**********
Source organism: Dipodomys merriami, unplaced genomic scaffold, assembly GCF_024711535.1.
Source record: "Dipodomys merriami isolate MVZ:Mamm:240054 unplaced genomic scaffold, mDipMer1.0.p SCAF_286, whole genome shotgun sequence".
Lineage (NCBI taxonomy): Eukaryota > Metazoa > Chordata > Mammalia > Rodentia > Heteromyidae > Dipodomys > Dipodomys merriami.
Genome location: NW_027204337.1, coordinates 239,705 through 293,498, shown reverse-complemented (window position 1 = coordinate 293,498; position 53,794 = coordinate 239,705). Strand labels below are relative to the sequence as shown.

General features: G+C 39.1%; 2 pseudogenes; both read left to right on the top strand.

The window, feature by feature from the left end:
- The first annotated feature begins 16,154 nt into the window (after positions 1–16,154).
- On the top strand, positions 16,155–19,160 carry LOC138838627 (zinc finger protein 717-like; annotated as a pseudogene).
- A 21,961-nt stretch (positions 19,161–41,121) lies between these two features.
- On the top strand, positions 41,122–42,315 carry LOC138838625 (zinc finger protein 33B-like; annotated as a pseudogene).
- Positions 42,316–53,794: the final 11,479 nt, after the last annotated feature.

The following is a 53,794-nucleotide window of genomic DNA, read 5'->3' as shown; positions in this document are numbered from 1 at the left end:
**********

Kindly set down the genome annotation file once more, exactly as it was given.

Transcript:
Source organism: Dipodomys merriami, unplaced genomic scaffold, assembly GCF_024711535.1.
Source record: "Dipodomys merriami isolate MVZ:Mamm:240054 unplaced genomic scaffold, mDipMer1.0.p SCAF_286, whole genome shotgun sequence".
Lineage (NCBI taxonomy): Eukaryota > Metazoa > Chordata > Mammalia > Rodentia > Heteromyidae > Dipodomys > Dipodomys merriami.
Genome location: NW_027204337.1, coordinates 239,705 through 293,498, shown reverse-complemented (window position 1 = coordinate 293,498; position 53,794 = coordinate 239,705). Strand labels below are relative to the sequence as shown.

General features: G+C 39.1%; 2 pseudogenes; both read left to right on the top strand.

The window, feature by feature from the left end:
- The first annotated feature begins 16,154 nt into the window (after positions 1–16,154).
- On the top strand, positions 16,155–19,160 carry LOC138838627 (zinc finger protein 717-like; annotated as a pseudogene).
- A 21,961-nt stretch (positions 19,161–41,121) lies between these two features.
- On the top strand, positions 41,122–42,315 carry LOC138838625 (zinc finger protein 33B-like; annotated as a pseudogene).
- Positions 42,316–53,794: the final 11,479 nt, after the last annotated feature.

The following is a 53,794-nucleotide window of genomic DNA, read 5'->3' as shown; positions in this document are numbered from 1 at the left end: